From the travelling circus, we went upstairs to the main gallery and were given a talk about Nicholas Poussin's 'The Triumph of Pan', on loan from the National Gallery until 7 July when as part of the Masterpiece tour, it moves on.
 We were in the gallery when Jon Benington, Manager of the Victoria Art Gallery brought in a donated work on paper by Christopher Nevinson

 I love this view of the canal bridge by Nash
 and 'The Pink Chair'
 'The Sketchers' painted in 1930 by Algernon Talmage
 and there's something about this Howard Hodgkin painting, painted when he was 18.
For more paintings in the permanent collection, click here.
I hope the whistle stop tour of the afternoon gives an idea of what a fabulous time we had thanks to the generosity of the Friends of Victoria Art Gallery.

Thursday, 4 April 2019

Lunchtime talk on Artist and Model exhibition

Or to give the new exhibition in the main gallery its full title:
Artist and Model:Portriats, Self Portraits and Figure Studies form the Swindon Collection.
Last Friday's FREE lunchtime talk by Curator Sophie Cummings gave us an insight into the paintings and drawings selected for this wonderful exhibition.
Here are a few of the works I particularly like from the exhibition that Sophie talked about:
 Above 'Self Portrait with Juliet' 1979 by John Bellany
 Above ''Leon Kossoff with a 'Landscape near Rieti' by John Lessore 1939
 Above 'Self Portrait, Scratching' by William Orpen 1919. There was much discussion about this pen and ink drawing. What's he doing? Have a look and read what he says and see what you think.
 Above 'Nude with Poppies' by Vanessa Bell back in the gallery after a long time visiting other galleries.
 Above and below works by Leslie Cole. There's a very interesting story behind Lelsey Cole's wife told in one of the panels on the wall.
Sophie has increased information in the panels alongside the paintings, they certainly do help give insights for those who didn't attend the talk.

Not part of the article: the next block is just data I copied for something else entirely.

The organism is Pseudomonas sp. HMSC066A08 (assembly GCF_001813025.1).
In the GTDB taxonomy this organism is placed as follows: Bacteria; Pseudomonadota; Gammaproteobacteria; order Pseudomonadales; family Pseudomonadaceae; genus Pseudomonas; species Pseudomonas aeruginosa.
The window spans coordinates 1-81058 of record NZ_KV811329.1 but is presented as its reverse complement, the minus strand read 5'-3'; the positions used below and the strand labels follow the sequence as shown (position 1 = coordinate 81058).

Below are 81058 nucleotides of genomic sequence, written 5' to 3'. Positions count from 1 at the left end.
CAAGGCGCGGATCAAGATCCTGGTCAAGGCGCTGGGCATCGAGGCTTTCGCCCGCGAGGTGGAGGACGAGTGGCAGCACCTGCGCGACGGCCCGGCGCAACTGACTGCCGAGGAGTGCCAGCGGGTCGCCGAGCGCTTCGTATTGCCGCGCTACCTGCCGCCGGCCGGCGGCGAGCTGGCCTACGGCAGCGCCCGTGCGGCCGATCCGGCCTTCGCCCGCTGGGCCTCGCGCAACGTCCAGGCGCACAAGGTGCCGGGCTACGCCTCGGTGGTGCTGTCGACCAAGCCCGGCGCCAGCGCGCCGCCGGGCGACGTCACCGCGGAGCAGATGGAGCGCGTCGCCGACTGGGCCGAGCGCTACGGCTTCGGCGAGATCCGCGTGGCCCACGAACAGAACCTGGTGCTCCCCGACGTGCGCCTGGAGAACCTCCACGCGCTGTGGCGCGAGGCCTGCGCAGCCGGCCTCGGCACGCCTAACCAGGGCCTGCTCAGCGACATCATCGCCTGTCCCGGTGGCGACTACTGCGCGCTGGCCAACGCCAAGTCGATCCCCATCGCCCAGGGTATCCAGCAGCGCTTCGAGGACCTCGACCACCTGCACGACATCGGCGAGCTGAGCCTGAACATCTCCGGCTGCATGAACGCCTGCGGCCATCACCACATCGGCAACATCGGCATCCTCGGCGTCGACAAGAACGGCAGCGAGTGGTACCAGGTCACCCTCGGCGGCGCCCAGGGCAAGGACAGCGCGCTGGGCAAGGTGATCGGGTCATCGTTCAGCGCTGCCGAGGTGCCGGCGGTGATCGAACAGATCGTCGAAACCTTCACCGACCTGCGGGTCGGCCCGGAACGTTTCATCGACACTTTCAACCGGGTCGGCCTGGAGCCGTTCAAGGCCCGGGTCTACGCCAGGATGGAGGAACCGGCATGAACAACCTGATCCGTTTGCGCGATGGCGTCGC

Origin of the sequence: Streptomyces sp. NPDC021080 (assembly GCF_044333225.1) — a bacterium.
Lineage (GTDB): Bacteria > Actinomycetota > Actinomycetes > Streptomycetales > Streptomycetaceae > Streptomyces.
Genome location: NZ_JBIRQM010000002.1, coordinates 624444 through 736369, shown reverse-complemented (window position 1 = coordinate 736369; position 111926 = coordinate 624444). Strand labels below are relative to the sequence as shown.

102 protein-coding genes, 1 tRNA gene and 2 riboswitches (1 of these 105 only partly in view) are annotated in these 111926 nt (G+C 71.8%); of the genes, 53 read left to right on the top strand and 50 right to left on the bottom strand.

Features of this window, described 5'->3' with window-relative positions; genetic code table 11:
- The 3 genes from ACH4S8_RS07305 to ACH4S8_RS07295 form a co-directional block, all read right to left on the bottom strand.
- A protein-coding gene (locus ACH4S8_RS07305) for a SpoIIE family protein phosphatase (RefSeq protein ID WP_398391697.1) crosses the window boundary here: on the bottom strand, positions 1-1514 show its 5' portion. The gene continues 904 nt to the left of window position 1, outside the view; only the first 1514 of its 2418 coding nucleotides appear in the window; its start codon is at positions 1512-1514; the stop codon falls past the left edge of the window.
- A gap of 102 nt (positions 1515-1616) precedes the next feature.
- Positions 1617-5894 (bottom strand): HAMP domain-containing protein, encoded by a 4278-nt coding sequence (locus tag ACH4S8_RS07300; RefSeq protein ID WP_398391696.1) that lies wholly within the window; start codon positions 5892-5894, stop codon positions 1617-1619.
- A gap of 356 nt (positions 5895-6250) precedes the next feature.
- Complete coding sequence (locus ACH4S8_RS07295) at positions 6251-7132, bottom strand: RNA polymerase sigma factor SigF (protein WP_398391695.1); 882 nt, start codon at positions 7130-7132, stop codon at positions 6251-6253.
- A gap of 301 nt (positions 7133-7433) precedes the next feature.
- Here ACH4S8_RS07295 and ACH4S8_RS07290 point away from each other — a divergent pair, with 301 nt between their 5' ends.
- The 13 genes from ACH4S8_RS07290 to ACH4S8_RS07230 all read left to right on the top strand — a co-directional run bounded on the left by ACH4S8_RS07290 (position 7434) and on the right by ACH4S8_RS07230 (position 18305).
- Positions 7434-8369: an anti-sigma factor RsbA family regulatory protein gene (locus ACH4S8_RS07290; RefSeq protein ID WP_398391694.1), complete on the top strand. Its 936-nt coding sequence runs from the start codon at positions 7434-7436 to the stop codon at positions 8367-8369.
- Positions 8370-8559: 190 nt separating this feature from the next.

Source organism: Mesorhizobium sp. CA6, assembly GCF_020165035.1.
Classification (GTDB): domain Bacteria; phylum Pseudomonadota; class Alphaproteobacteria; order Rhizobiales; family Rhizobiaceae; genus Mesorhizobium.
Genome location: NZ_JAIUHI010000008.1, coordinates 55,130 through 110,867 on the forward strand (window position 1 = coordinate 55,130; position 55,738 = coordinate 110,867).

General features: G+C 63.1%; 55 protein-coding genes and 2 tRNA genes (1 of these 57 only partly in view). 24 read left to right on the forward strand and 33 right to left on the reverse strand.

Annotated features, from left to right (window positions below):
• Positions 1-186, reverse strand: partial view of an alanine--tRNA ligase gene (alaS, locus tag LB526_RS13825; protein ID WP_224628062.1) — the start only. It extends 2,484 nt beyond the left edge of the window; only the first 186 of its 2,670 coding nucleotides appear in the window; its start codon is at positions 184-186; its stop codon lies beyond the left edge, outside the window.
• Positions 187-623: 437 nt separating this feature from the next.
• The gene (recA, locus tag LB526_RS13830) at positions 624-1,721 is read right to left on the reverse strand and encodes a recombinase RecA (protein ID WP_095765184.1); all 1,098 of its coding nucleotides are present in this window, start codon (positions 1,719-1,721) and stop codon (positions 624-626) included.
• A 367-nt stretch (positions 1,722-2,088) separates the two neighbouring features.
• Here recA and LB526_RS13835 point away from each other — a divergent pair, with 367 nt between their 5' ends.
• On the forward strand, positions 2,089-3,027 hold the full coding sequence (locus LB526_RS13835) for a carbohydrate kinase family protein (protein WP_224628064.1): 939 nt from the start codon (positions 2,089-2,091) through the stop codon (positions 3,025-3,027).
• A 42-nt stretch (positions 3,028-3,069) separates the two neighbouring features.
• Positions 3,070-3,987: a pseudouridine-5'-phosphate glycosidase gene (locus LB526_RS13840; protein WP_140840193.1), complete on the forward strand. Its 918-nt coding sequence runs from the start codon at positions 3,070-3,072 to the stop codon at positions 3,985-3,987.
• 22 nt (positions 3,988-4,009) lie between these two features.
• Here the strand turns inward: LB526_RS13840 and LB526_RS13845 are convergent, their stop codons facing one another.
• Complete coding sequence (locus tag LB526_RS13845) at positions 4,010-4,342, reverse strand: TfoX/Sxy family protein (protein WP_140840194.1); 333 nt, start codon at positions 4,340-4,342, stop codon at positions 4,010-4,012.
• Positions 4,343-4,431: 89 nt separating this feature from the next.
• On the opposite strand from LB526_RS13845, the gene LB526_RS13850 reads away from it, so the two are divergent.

Next lunchtime talks which start at 12.30pm take place as follows:
5 April on the exhibition 'Out of the Box'
26 April on the exhibition 'An Art of the People' with co curator Mike Yates

Ken White and Andy Binks in Conversation

Our March talk proved so popular that it sold out weeks before the event took place. It was a rerun of the life of Ken White first staged at Christ Church on 8 June last year. I went to the talk on 8 June, and was so impressed and keen that it should be shown to the Friends that I asked Andy Binks and Ken White if they would bring it to Swindon MAG. It was agreed they would do so, and the earliest date we could accommodate them was the end of March. Historian Andy Binks has long associations with Swindon including The Swindon Society and the sadly now defunct Swindon Heritage magazine and many more things. Most importantly, Andy and Ken make a wonderful duo, telling the story of Ken's childhood, through to working at GWR, art school, London, murals and much much more. I loved the talk as much the second time as the first.
I took some photos of the screen as a reminder of the evening, there are lots, but I have left out more than I've included I'm sure, they do give an idea of the evening. This first photo was taken at the beginning of the evening, Ken on the left, Andy on the right:
And onto the slides, I have photographed a few, there were many more
 Love this quote from Ken
 We were shown a few childhood photos of Ken and his brother Mike, seen on the left in the photo below

 Onto Ken's time in the boiler shop at the GWR Works
 A couple of Ken's paintings depicting rivet hotting
 and from there onto becoming a sign writer where work was quiet and relaxed
 and then onto Swindon College where Ken studied art
 one of his lecturers was Kenneth Lindley who moved from Swindon to Hereford Art College where he was Principal
After art college, Ken moved to London where he painted the Beatles portraits, a picture still in his possession
 and copied by someone else for an album cover

 The murals were a feature of Swindon life, and much loved by us all
 Ken was also commissioned to paint murals in other places
 and also painted local scenes of Swindon life, here's one of the backsies
 and a haunting one of the much loved diving platform at Coate Water
Angela Atkinson has written a fabulous piece on the diving platform
Ken was spotted by Richard Branson and worked for him for many years. Above is a photo of the 'Scarlet Lady' and below portraits of musicians used by Virgin shops.
Below is a photo of a mural painted by the outdoor pool in Highworth, sadly no longer there.
That's a very brief summary of the talk last Thursday evening.
There will be two more talks during Ken's exhibition in the small gallery at Swindon MAG which runs from 17 September until 30 November, these will be held on 28 and 29 November. Tickets are not on sale yet.